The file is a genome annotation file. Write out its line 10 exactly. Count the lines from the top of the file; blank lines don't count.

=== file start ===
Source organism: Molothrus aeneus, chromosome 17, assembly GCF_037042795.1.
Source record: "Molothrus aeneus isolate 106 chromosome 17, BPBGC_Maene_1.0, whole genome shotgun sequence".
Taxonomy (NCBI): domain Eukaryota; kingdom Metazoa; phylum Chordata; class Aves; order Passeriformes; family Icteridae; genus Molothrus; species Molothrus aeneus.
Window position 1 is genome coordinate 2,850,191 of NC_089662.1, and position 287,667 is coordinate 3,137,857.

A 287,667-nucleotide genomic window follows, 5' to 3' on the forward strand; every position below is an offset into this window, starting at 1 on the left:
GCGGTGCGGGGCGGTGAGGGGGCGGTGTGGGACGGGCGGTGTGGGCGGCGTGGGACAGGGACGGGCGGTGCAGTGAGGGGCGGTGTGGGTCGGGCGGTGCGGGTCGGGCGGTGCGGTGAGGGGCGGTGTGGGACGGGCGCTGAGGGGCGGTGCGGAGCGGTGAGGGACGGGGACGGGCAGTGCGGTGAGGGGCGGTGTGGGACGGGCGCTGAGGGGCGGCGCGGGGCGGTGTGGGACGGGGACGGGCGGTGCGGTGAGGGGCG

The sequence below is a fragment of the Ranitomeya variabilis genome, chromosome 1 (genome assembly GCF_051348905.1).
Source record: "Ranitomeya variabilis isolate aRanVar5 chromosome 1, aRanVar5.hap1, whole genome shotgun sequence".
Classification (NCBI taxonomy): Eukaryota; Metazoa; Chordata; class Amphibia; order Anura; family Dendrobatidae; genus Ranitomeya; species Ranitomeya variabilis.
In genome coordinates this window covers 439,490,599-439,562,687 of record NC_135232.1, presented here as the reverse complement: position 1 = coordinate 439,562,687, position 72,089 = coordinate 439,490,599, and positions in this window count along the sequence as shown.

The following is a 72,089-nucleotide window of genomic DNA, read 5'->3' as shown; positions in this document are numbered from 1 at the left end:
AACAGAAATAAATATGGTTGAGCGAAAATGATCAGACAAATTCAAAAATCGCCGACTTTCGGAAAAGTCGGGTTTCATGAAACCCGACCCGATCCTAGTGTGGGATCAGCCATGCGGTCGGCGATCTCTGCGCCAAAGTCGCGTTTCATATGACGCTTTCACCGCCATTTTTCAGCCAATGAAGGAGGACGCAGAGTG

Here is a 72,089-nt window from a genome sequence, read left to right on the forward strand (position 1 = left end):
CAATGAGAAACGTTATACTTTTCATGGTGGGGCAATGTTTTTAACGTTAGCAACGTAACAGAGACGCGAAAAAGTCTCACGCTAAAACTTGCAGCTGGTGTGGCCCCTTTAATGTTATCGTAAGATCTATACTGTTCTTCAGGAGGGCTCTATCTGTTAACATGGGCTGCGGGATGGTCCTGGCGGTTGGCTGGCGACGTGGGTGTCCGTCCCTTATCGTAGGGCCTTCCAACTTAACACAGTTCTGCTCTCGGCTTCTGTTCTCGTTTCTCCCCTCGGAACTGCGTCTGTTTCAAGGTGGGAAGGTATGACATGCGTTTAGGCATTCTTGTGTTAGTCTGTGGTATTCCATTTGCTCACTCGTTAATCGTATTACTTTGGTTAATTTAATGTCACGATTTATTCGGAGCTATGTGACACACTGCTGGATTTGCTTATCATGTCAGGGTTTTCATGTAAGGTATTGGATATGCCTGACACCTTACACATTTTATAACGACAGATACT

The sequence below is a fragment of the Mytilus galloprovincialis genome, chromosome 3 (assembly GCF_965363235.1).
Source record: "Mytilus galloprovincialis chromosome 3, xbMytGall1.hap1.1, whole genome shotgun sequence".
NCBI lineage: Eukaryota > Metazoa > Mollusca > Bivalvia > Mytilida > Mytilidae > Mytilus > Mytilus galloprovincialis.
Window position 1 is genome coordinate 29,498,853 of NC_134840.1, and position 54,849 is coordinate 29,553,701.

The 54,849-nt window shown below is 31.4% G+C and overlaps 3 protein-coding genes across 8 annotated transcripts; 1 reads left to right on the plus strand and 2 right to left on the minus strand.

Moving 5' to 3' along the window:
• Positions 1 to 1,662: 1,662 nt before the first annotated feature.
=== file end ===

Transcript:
In genome coordinates this window covers 439,490,599-439,562,687 of record NC_135232.1, presented here as the reverse complement: position 1 = coordinate 439,562,687, position 72,089 = coordinate 439,490,599, and positions in this window count along the sequence as shown.